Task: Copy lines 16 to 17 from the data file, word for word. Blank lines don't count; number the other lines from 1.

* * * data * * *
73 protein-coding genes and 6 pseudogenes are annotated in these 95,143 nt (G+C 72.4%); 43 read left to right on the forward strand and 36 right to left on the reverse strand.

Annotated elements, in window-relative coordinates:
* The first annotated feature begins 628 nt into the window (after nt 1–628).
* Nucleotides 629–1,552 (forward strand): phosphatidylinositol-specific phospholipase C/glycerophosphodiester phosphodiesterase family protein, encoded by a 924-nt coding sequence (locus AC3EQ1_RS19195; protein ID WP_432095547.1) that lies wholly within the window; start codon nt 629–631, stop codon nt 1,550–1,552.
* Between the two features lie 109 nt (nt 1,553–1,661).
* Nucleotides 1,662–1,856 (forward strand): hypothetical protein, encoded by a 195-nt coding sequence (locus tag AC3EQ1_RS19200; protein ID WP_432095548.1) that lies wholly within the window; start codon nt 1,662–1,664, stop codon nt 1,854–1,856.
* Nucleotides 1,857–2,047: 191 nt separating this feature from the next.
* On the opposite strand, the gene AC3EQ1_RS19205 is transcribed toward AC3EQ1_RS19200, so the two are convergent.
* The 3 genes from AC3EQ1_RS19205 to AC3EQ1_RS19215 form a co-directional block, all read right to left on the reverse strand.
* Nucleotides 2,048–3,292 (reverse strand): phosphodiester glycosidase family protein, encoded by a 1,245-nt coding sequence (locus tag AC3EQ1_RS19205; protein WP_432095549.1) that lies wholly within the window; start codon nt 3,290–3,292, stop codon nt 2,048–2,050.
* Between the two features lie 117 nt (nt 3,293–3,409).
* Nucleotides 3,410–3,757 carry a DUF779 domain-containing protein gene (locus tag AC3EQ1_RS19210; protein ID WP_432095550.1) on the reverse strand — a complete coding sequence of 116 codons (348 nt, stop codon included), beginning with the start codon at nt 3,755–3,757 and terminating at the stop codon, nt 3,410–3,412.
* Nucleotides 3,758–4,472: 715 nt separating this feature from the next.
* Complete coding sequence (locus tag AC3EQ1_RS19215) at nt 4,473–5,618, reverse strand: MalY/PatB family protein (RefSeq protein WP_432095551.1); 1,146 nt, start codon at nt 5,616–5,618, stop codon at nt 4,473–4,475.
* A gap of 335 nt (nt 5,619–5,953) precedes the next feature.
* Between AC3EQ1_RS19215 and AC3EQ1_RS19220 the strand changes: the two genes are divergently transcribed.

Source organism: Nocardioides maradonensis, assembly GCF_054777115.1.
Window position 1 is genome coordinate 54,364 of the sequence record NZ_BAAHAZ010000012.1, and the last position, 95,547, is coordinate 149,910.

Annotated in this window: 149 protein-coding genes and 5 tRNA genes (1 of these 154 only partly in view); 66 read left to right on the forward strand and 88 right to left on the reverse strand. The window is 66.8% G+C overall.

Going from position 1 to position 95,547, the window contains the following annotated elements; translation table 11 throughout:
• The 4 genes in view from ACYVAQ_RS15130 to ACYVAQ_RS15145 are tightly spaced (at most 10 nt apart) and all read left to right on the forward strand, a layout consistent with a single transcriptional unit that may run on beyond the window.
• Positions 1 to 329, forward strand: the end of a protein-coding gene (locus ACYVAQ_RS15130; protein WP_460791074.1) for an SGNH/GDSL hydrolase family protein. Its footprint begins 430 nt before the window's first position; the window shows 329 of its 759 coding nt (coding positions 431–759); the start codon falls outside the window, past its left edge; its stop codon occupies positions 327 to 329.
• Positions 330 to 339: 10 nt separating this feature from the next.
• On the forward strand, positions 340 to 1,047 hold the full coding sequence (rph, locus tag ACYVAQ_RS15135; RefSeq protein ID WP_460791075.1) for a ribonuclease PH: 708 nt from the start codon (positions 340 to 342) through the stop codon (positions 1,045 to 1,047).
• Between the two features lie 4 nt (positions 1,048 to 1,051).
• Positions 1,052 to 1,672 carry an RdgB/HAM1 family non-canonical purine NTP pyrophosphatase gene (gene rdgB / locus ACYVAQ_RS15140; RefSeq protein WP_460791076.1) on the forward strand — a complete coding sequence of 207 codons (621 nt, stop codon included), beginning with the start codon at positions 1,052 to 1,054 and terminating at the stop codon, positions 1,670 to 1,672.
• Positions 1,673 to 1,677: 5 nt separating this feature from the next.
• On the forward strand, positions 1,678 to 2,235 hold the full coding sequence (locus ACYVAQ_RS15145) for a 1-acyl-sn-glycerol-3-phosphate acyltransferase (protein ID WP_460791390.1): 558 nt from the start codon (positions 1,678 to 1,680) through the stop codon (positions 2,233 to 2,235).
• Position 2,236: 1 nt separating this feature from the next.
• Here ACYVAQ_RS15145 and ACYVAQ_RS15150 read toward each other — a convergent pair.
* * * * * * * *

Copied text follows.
* Between AC3EQ1_RS19215 and AC3EQ1_RS19220 the strand changes: the two genes are divergently transcribed.

Source organism: Nocardioides maradonensis, assembly GCF_054777115.1.